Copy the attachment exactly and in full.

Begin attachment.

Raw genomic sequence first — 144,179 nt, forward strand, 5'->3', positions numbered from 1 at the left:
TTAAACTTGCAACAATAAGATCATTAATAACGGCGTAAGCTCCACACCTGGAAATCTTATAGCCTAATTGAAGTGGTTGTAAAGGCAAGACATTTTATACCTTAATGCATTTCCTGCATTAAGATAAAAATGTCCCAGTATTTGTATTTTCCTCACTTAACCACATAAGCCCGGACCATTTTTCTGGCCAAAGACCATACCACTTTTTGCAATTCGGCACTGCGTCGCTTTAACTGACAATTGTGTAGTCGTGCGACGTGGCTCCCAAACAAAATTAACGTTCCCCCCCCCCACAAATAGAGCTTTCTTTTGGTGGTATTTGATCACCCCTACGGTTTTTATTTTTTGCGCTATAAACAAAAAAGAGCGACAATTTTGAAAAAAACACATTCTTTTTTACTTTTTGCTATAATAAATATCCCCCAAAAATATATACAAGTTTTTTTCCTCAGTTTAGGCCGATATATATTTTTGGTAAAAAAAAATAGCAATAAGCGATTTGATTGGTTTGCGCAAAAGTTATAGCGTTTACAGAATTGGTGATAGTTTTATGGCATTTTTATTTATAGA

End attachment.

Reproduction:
Raw genomic sequence first — 144,179 nt, forward strand, 5'->3', positions numbered from 1 at the left:
TTAAACTTGCAACAATAAGATCATTAATAACGGCGTAAGCTCCACACCTGGAAATCTTATAGCCTAATTGAAGTGGTTGTAAAGGCAAGACATTTTATACCTTAATGCATTTCCTGCATTAAGATAAAAATGTCCCAGTATTTGTATTTTCCTCACTTAACCACATAAGCCCGGACCATTTTTCTGGCCAAAGACCATACCACTTTTTGCAATTCGGCACTGCGTCGCTTTAACTGACAATTGTGTAGTCGTGCGACGTGGCTCCCAAACAAAATTAACGTTCCCCCCCCCCACAAATAGAGCTTTCTTTTGGTGGTATTTGATCACCCCTACGGTTTTTATTTTTTGCGCTATAAACAAAAAAGAGCGACAATTTTGAAAAAAACACATTCTTTTTTACTTTTTGCTATAATAAATATCCCCCAAAAATATATACAAGTTTTTTTCCTCAGTTTAGGCCGATATATATTTTTGGTAAAAAAAAATAGCAATAAGCGATTTGATTGGTTTGCGCAAAAGTTATAGCGTTTACAGAATTGGTGATAGTTTTATGGCATTTTTATTTATAGA